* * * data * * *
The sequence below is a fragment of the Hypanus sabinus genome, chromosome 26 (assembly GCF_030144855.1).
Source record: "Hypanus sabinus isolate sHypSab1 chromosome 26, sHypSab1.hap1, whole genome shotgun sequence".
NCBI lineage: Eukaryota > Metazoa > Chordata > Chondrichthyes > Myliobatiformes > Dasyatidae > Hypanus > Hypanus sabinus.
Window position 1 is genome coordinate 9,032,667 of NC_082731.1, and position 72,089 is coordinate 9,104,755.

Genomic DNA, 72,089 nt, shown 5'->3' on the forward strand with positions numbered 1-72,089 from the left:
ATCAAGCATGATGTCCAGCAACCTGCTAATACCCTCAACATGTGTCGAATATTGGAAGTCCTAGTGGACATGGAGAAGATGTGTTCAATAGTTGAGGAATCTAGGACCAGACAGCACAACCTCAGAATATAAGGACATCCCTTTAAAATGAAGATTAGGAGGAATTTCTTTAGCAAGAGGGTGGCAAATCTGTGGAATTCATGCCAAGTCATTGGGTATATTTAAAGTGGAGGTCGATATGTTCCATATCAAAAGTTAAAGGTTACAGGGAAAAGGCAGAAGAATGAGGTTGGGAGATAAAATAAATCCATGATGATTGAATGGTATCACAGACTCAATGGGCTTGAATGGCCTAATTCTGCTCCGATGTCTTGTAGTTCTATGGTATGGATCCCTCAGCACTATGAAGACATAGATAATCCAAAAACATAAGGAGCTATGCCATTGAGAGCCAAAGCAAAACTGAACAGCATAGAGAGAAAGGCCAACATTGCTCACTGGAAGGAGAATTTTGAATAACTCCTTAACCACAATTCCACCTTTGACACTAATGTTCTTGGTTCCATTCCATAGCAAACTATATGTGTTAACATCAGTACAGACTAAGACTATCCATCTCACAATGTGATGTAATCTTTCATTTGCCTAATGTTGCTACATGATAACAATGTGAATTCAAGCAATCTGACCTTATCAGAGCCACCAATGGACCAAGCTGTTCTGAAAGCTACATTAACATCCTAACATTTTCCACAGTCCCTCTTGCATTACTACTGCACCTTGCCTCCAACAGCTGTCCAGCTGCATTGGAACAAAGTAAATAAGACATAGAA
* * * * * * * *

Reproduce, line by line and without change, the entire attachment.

The sequence below is a fragment of the Hypanus sabinus genome, chromosome 26 (assembly GCF_030144855.1).
Source record: "Hypanus sabinus isolate sHypSab1 chromosome 26, sHypSab1.hap1, whole genome shotgun sequence".
NCBI lineage: Eukaryota > Metazoa > Chordata > Chondrichthyes > Myliobatiformes > Dasyatidae > Hypanus > Hypanus sabinus.
Window position 1 is genome coordinate 9,032,667 of NC_082731.1, and position 72,089 is coordinate 9,104,755.

Genomic DNA, 72,089 nt, shown 5'->3' on the forward strand with positions numbered 1-72,089 from the left:
ATCAAGCATGATGTCCAGCAACCTGCTAATACCCTCAACATGTGTCGAATATTGGAAGTCCTAGTGGACATGGAGAAGATGTGTTCAATAGTTGAGGAATCTAGGACCAGACAGCACAACCTCAGAATATAAGGACATCCCTTTAAAATGAAGATTAGGAGGAATTTCTTTAGCAAGAGGGTGGCAAATCTGTGGAATTCATGCCAAGTCATTGGGTATATTTAAAGTGGAGGTCGATATGTTCCATATCAAAAGTTAAAGGTTACAGGGAAAAGGCAGAAGAATGAGGTTGGGAGATAAAATAAATCCATGATGATTGAATGGTATCACAGACTCAATGGGCTTGAATGGCCTAATTCTGCTCCGATGTCTTGTAGTTCTATGGTATGGATCCCTCAGCACTATGAAGACATAGATAATCCAAAAACATAAGGAGCTATGCCATTGAGAGCCAAAGCAAAACTGAACAGCATAGAGAGAAAGGCCAACATTGCTCACTGGAAGGAGAATTTTGAATAACTCCTTAACCACAATTCCACCTTTGACACTAATGTTCTTGGTTCCATTCCATAGCAAACTATATGTGTTAACATCAGTACAGACTAAGACTATCCATCTCACAATGTGATGTAATCTTTCATTTGCCTAATGTTGCTACATGATAACAATGTGAATTCAAGCAATCTGACCTTATCAGAGCCACCAATGGACCAAGCTGTTCTGAAAGCTACATTAACATCCTAACATTTTCCACAGTCCCTCTTGCATTACTACTGCACCTTGCCTCCAACAGCTGTCCAGCTGCATTGGAACAAAGTAAATAAGACATAGAA